When it comes to selecting the ideal recurring meeting location for a major trade show and convention, Las Vegas is a no-brainer. After all, they have a wide variety of dining, entertainment and activities to keep attendees engaged year after year.
Just ask Patti Rouzie, vice president of membership and meetings for the National Beer Wholesalers Association (NBWA). “When we look at destinations that can host us, Las Vegas has the largest selection of hotels with the meeting space we need,” Rouzie says. “And it offers so much for attendees — whether it’s entertainment, walking the Strip, great food — and it caters to many different levels of spend. It’s a great destination for conventions.”
The NBWA has held its annual convention at Caesars Palace Las Vegas Hotel & Casino since 2009, attracting up to 3,700 attendees. With the pandemic cancelling the event for 2020, the NBWA was determined to move forward with its 84th annual Convention and Trade Show this year. Perhaps unsurprisingly, the event, which took place in late fall, was touch-and-go at several points. “We were full-steam ahead for this year, and then the Delta variant hit in June, and people started to get nervous,” Rouzie says. “But I would get a call every week from Don Ross, vice president of meeting operations at Caesars, and Janell Favaloro, senior catering and convention service manager, telling us what the hotel was doing and helping us through the decision process. The partnership and the continued communication helped NBWA feel confident as we moved forward. In the end, given the protocols we developed, the city’s protocols, and what was in place at Caesars, it was the right thing to do.” She adds, “People wanted to say ‘Hello’ again — they really wanted to be together.”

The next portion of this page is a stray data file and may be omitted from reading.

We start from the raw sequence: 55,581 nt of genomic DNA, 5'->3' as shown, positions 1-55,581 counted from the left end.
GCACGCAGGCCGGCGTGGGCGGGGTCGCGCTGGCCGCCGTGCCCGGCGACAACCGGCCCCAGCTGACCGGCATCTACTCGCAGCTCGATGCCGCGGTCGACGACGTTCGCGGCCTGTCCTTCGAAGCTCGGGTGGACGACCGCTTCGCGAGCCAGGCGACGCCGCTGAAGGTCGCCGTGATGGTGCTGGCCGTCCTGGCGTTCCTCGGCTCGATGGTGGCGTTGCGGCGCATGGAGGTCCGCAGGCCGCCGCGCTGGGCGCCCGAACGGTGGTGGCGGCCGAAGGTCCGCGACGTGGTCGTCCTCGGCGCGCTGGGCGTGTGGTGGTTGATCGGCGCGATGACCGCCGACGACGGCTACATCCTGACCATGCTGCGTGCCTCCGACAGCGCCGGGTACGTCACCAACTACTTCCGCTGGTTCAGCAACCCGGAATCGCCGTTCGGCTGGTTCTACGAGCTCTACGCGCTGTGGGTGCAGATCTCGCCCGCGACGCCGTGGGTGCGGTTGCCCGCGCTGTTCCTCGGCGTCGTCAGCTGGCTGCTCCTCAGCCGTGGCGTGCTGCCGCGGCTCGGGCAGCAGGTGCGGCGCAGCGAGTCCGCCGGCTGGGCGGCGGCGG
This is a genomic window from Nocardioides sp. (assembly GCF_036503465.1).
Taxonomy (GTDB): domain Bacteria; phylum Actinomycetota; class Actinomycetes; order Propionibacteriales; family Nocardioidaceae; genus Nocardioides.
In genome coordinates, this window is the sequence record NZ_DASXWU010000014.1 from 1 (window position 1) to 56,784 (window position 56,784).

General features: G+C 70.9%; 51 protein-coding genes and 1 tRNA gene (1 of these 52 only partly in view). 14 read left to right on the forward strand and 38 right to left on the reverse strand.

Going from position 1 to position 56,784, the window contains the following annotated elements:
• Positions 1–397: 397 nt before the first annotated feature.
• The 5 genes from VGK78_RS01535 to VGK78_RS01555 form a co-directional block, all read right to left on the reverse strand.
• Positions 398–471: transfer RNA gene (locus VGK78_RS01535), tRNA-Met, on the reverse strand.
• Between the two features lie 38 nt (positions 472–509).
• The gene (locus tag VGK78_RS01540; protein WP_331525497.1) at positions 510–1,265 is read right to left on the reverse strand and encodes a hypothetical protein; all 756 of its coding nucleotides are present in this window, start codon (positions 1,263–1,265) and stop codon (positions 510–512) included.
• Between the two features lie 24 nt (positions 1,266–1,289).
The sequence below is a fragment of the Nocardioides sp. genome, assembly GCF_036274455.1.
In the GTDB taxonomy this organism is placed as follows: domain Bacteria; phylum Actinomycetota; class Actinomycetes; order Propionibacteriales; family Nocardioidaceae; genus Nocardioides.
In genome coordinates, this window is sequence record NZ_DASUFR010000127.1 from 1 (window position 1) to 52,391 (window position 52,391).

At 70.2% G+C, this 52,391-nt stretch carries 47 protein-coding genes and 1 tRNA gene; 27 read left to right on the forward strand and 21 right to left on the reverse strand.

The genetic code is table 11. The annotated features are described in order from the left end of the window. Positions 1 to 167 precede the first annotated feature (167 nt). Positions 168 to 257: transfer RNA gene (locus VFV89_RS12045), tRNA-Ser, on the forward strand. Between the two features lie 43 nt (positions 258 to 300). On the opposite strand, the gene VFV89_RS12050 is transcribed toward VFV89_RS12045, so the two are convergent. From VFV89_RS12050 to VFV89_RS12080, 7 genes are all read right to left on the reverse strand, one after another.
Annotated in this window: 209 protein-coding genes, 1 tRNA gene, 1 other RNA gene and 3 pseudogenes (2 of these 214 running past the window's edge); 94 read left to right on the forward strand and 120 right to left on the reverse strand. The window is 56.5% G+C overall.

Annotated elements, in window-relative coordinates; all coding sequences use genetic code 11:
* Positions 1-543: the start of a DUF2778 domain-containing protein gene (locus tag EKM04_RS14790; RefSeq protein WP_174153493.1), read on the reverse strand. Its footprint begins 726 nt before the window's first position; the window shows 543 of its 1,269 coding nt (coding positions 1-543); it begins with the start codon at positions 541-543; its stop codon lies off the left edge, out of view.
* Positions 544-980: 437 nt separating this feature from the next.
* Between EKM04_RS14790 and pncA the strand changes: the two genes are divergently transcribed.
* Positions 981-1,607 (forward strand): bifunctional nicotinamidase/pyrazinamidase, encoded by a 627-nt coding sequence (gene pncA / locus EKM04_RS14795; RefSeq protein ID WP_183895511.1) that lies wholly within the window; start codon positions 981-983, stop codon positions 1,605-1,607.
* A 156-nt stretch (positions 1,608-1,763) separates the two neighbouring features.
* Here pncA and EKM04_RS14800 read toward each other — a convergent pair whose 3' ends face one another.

Rouzie says the association has kept its show under one roof for many years to help foster a more intimate atmosphere. Although attendance dropped to just more than 2,200 this year, Caesars Palace remained an ideal fit for the NBWA. “Caesars Palace has 300,000 sf of meeting space, which allows NBWA the space we need for our events, as well as for other partners that may meet with us,” Rouzie says. She calls the Caesars team second to none. “Because of our long partnership, they are able to anticipate our needs. Once we made the decision to move forward, the team at Caesars took over.”
NBWA’s attendees were required to show proof of vaccination, along with their ID, before arriving at the registration desk. Attendees who had not been vaccinated needed to have a negative COVID-19 test, performed within three days of arrival, and NBWA offered rapid testing on-site throughout the three-day event. “You could not get to our registration desk without passing a checkpoint,” Rouzie says. “We tested about 80 attendees on-site at registration, but we also made testing available for anyone who wanted it, until the end if the event.” The show concluded with no positive tests recorded. She continues, “The Garden of the Gods pool is large enough for our welcome reception, and this year we wanted to be outside and take advantage of that; it’s a perfect reception location,” Rouzie says. “Depending on the hotel tower guests are staying in, there can be a little more of a walk, but really, no one is more than about a five-minute walk to the pool. It’s a great option for an outdoor event.”
Rouzie says Caesars understands NBWA’s priorities for the show floor, which might feature up to 30 different breweries showcasing 10 or more products each — and all of it needs to be kept ice cold. “They’re not only carrying Bud or Miller Light, but every craft beer,” Rouzie says. “They rep breweries from across the country, and there can be over 750 cases of beer with hundreds of different products in all. There are several properties on the Strip that could handle our meeting, but we have been working with some of the Caesars staff for years, and they understand what’s really important to us. Plus, we’re the biggest group in the house, and we’re not competing with another one. At another property, we might be one of two or three large meetings.”